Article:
knight, And will not any way dishonour me. [Aside.

Suf. Lady, vouchsafe to listen what I say.

Mar. Perhaps, I shall be rescu'd by the French; And then I need not crave his courtesy. [Aside.

Suf. Sweet madam, give me hearing in a causeMar. Tush: women have been captivate ere now.

[Aside. Suf. Lady, wherefore talk you so ? Mar. I cry you mercy, 'tis but quid for quo.

Suf. Say, gentle princess, would you not suppose Your bondage happy, to be made a queen?

Mar. To be a queen in bondage, is more vile, Than is a slave in base servility; For princes should be free. Suf.

And so shall you, If happy England's royal kingʻ be free.

Mar. Why, what concerns his freedom unto me?

Suf. I'll undertake to make thee Henry's queen;
To put a golden sceptre in thy hand,
And set a precious crown upon thy head,
If thou wilt condescend to be my-
Mar.

What?
Suf. His love.
Mar. I am unworthy to be Henry's wife.

Suf. No, gentle madam; I unworthy am
To woo so fair a dame to be his wife,

[blocks in formation]

To me.

And have no portion in the choice myself.
How say you, madam; are you so content?

Mar. An if my father please, I am content.

Suf. Then call our captains, and our colours, forth: And, madam, at your father's castle walls We'll crave a parley to confer with him.

[Troops come forward. A Parley sounded. Enter REIGNIER, on the

Walls. Suf. See, Reignier, see, thy daughter prisoner. Reig. To whom? Suf. Reig.

Suffolk, what remedy? I am a soldier, and unapt to weep, Or to exclaim on fortune's fickleness.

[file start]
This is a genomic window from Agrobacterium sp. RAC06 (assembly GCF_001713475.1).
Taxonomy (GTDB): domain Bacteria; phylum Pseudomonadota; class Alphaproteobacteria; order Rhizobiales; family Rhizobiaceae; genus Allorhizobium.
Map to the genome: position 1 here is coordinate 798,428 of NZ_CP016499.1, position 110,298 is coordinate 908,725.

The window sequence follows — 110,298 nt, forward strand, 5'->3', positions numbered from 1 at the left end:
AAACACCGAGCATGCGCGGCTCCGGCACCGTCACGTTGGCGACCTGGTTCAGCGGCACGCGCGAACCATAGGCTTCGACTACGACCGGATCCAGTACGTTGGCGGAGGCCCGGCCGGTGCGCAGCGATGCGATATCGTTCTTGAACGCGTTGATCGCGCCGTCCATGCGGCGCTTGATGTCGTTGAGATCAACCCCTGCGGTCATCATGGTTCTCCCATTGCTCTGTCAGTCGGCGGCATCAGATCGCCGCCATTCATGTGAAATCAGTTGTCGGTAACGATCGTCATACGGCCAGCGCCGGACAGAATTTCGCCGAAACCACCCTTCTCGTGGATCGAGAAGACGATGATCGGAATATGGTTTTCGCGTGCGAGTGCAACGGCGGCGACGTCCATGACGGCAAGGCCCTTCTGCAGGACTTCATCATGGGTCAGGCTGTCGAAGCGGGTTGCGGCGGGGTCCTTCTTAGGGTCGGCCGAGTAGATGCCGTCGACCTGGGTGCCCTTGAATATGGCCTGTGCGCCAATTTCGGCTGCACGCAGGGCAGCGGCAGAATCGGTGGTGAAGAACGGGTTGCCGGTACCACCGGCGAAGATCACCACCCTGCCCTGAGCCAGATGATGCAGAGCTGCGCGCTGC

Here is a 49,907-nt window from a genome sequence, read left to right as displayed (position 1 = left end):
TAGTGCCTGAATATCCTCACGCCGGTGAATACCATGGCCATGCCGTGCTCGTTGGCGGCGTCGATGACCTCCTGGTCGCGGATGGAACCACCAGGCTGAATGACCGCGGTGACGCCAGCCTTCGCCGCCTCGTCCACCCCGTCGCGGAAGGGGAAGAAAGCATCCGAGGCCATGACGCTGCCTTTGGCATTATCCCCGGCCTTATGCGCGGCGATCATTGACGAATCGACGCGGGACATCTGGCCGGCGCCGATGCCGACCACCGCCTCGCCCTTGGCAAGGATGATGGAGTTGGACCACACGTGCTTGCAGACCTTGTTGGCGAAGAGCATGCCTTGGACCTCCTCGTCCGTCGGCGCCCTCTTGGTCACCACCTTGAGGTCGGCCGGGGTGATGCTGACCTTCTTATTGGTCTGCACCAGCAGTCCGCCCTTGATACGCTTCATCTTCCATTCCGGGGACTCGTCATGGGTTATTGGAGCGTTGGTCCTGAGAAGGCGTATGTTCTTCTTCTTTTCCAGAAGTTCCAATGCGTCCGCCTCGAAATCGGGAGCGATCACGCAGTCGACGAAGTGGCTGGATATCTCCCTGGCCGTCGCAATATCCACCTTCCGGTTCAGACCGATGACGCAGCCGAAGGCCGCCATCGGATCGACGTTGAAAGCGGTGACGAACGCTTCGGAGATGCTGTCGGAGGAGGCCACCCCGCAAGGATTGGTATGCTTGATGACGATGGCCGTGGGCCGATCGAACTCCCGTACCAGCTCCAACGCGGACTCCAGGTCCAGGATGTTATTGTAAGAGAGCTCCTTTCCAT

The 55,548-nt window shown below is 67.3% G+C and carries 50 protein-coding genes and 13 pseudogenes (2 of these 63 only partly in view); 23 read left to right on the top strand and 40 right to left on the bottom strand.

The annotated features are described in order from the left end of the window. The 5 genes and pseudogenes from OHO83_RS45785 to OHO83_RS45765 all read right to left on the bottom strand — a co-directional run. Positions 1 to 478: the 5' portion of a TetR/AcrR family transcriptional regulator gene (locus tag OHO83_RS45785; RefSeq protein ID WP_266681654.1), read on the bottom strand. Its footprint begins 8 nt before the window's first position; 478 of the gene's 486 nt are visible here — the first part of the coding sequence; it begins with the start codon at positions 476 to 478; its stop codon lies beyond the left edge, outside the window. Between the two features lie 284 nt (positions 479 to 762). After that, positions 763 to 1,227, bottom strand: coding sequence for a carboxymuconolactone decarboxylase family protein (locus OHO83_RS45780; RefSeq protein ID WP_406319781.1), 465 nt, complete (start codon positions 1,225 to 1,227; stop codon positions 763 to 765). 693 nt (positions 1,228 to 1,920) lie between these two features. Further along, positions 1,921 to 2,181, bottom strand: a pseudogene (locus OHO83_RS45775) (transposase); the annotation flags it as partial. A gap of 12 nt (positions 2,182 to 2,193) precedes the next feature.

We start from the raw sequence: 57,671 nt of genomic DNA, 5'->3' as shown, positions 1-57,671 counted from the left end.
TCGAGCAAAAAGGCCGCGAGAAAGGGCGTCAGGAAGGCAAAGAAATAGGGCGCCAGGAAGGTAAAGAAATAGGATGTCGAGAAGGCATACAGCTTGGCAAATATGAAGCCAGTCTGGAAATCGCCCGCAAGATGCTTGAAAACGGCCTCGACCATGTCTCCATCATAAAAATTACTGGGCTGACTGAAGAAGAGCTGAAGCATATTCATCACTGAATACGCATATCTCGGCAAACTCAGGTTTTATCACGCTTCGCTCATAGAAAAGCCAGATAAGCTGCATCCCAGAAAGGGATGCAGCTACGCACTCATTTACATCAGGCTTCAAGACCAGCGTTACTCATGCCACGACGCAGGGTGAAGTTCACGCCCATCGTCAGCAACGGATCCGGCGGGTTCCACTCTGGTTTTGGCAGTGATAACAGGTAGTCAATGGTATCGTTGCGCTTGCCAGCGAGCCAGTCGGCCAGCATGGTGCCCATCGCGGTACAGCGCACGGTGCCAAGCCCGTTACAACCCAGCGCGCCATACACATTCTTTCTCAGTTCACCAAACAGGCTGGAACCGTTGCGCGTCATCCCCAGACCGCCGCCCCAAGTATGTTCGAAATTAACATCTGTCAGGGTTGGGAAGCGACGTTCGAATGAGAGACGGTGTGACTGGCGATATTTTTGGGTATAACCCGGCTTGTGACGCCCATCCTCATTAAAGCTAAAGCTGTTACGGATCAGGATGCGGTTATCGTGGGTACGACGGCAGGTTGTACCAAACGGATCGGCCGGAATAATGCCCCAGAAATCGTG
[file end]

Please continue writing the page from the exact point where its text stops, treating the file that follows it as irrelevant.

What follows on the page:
Suf. Yes, there is remedy enough, my lord:
Consent (and, for thy honour, give consent),
Thy daughter shall be wedded to my king;
Whom I with pain have woo'd and won thereto;
And this her easy-held imprisonment
Hath gain'd thy daughter princely liberty.

Reig. Speaks Suffolk as he thinks ?
Suf.

Fair Margaret knows, That Suffolk doth not flatter, face 13, or feign.

Reig. Upon thy princely warrant, I descend, To give thee answer of thy just demand.

[Exit, from the Walls. Suf. And here I will expect thy coming. Trumpets sounded. Enter REIGNIER, below.

Reig. Welcome, brave earl, into our territories: Command in Anjou what your honour pleases.

13 To face it is to carry a false appearance, to play the hypocrite. Hence the name of one of Ben Johnson's characters in The Alchymist.

Suf. Thanks, Reignier, happy for so sweet a child.
Fit to be made companion with a king :
What answer makes your grace unto my suit ?
Reig. Since thou dost deign to woo her little

worth,
To be the princely bride of such a lord;
Upon condition I may quietly
Enjoy mine own, the county Maine, and Anjou,
Free from oppression, or the stroke of war,
My daughter shall be Henry's, if he please.

Suf. That is her ransome, I deliver her;
And those two counties, I will undertake,
Your grace shall well and quietly enjoy.

Reig. And I again,-in Henry's royal name, As deputy unto that gracious king, Give thee her hand, for sign of plighted faith.

Suf. Reignier of France, I give thee kingly thanks, Because this is in traffick of a king : And yet, methinks, I could be well content To be mine own attorney in this case.

[Aside. I'll over then to England with this news, And make this marriage to be solemniz'd; So, farewell, Reignier! Set this diamond safe In golden palaces, as it becomes.

Reig. I do embrace thee, as I would embrace The Christian prince, King Henry, were he here. Mar. Farewell, my lord! Good wishes, praise,

and prayers, Shall Suffolk ever have of Margaret. [Going. Suf. Farewell, sweet madam! But hark you, Mar

garet; No princely commendation to my king ?

Mar. Such commendations as become a maid, A virgin, and his servant, say to him.

Suf. Words sweetly plac'd, and modestly directed.

« AnteriorContinuar »